Phil Neff is Project Coordinator for the University of Washington Center for Human Rights. A UW alumnus (English & Human Rights, ’07), Phil served as an international accompanier of human rights defenders with the Guatemala Accompaniment Project of the Network in Solidarity with the People of Guatemala in 2008, later coordinating the project from 2010-2012, including during legal proceedings for the Dos Erres massacre and the Maya-Ixil genocide case; he has served on the volunteer board of NISGUA since 2016.  At UWCHR, Phil has managed research and communications for Unfinished Sentences, the Center’s project supporting survivors of war crimes in El Salvador; and the Human Rights at Home initiative, which works alongside local immigrant rights organizations to monitor impacts of immigration enforcement in Washington State. Phil has taken the lead on expanding the Center’s data science capacity through a partnership with the Human Rights Data Analysis Group.

Francisca Gómez Baeza joined the Center for Human Rights in September 2018. She is part of the project ‘Human Rights at Home’, where is responsible for the quantitative analysis of Department of Justice data. She holds a B.S in Psychology, a Master in Public Policy, and since 2016 is a graduate student at UW Sociology. Her work has always been related to the criminal justice system. As a therapist at a detention center, as policy maker, and as teacher and researcher. Her research interests are punishment, social control, data science, and human rights. Currently, she is interested in both the positive uses of digital data for human rights purposes, and the harmful uses of this sources of information, particularly from law enforcement institutions. Francisca is from Chile. She was born during the dictatorship. She is first generation earning a college degree, and first generation of financially independent women.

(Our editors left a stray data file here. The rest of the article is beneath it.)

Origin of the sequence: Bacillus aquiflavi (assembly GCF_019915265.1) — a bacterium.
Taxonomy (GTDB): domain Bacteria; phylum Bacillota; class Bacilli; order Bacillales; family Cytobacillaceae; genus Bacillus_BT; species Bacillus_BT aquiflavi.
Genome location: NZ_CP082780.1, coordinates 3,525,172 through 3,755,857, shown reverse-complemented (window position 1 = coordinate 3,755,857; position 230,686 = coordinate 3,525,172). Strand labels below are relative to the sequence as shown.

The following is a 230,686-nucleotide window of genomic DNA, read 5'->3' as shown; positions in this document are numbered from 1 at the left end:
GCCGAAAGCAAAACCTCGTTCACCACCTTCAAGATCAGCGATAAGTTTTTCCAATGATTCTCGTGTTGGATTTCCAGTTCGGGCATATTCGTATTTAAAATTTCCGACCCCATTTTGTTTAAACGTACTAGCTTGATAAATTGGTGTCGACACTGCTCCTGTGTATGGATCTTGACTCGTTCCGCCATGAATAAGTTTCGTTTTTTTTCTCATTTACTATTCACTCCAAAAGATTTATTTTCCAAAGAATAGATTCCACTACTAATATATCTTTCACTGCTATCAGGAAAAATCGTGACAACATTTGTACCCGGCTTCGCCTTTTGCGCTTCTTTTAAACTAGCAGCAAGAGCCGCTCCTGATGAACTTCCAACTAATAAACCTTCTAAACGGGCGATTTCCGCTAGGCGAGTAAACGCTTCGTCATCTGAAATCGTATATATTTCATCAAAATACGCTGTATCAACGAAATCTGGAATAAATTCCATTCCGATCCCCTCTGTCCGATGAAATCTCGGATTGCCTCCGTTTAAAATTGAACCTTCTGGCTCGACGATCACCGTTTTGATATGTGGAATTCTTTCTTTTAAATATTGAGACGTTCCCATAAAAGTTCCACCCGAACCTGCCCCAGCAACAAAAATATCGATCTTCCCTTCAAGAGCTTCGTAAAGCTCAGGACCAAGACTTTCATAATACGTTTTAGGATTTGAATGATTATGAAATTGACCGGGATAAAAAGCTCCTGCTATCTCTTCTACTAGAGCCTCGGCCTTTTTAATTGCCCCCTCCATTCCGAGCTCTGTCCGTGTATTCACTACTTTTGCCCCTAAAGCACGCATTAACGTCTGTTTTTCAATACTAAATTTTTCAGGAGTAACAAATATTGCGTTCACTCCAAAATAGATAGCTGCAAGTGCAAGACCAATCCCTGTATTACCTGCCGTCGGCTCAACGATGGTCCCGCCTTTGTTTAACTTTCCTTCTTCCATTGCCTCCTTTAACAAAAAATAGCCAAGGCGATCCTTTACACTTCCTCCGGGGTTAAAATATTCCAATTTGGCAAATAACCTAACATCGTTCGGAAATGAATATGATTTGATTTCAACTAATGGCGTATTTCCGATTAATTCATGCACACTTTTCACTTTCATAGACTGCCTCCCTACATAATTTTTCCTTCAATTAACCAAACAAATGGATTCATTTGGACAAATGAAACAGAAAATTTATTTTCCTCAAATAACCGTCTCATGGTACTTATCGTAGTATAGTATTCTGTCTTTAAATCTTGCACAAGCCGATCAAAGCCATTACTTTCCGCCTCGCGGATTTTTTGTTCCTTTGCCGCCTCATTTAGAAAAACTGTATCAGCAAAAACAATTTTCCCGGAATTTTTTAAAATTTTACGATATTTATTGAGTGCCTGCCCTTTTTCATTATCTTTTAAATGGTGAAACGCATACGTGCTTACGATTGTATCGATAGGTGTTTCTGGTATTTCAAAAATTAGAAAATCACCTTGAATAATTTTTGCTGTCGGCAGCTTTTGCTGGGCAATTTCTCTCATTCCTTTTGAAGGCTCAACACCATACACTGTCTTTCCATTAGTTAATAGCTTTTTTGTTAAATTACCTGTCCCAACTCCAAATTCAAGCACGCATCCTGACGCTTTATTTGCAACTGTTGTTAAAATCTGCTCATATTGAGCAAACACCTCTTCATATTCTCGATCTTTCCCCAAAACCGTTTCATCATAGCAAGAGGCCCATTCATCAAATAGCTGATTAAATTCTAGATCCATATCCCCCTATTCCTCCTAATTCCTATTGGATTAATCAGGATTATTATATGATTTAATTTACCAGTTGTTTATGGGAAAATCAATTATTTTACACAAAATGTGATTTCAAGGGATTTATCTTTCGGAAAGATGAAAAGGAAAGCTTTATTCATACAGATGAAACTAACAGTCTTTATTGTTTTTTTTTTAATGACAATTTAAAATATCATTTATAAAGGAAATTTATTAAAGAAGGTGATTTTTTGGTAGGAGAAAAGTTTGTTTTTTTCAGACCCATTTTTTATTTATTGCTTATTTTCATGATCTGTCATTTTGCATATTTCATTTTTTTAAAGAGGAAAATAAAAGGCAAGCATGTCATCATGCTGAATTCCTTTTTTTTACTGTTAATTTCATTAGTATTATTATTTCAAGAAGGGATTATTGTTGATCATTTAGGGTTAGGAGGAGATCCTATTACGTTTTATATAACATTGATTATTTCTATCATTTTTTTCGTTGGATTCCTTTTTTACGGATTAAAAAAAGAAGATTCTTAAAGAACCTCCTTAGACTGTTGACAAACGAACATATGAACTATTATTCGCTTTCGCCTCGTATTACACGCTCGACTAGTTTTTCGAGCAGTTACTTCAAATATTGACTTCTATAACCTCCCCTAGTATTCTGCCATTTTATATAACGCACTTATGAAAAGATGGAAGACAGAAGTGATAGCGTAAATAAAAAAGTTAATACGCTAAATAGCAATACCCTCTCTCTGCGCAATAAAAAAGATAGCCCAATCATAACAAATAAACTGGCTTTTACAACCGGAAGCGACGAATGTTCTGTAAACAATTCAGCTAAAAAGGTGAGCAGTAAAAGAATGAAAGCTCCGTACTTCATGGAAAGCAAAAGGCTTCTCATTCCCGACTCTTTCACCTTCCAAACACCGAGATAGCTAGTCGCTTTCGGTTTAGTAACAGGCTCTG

Additionally, we will offer a free, public "FOIA" workshop the day before the conference.

See full program below:
Wednesday, May 22, 2019

3:30 - 5:30 pm
“How to file a FOIA” Workshop
Thomson Hall, Room 317
Facilitator: Emily Willard (Graduate Research Fellow)

Thursday, May 23, 2019

9:30 - 10:30 am
"Researching Migrant Rights"
Thomson Hall, Room 317
Breakfast provided
Speakers:

  • Noah Schramm (UW Alumnus, Florence Immigrant and Refugee Rights Project)
  • Simon Fox (UW Alumnus, independent filmmaker)
  • Grace Sorensen (UWCHR Undergraduate Research Fellow)

12:30 - 1:30 pm
"Re-envisioning Criminal Justice"
Thomson Hall, Room 317
Lunch provided
Speakers:
  • Satory Adams (UW undergraduate, Community Justice Intern at Public Defender Association)
  • Phil Neff (UWCHR Project Coordinator)
  • Francisca Gomez Baeza (UWCHR Graduate Research Fellow)

Main Event
5:30 - 6:30 pm - Reception
6:30 - 8:00 pm - Remarks, Student Awards, Justice Awards, Student and Alumni Panel
Panelists:

  • Mina Manuchehri (UW Alumna, Attorney and Land Tenure Specialist at Landesa)
  • Alex Montalvo (UW Alumnus, independent filmmaker)
  • Emily Willard (UWCHR Graduate Research Fellow)
  • Grace Sorensen (UWCHR Undergraduate Research Fellow)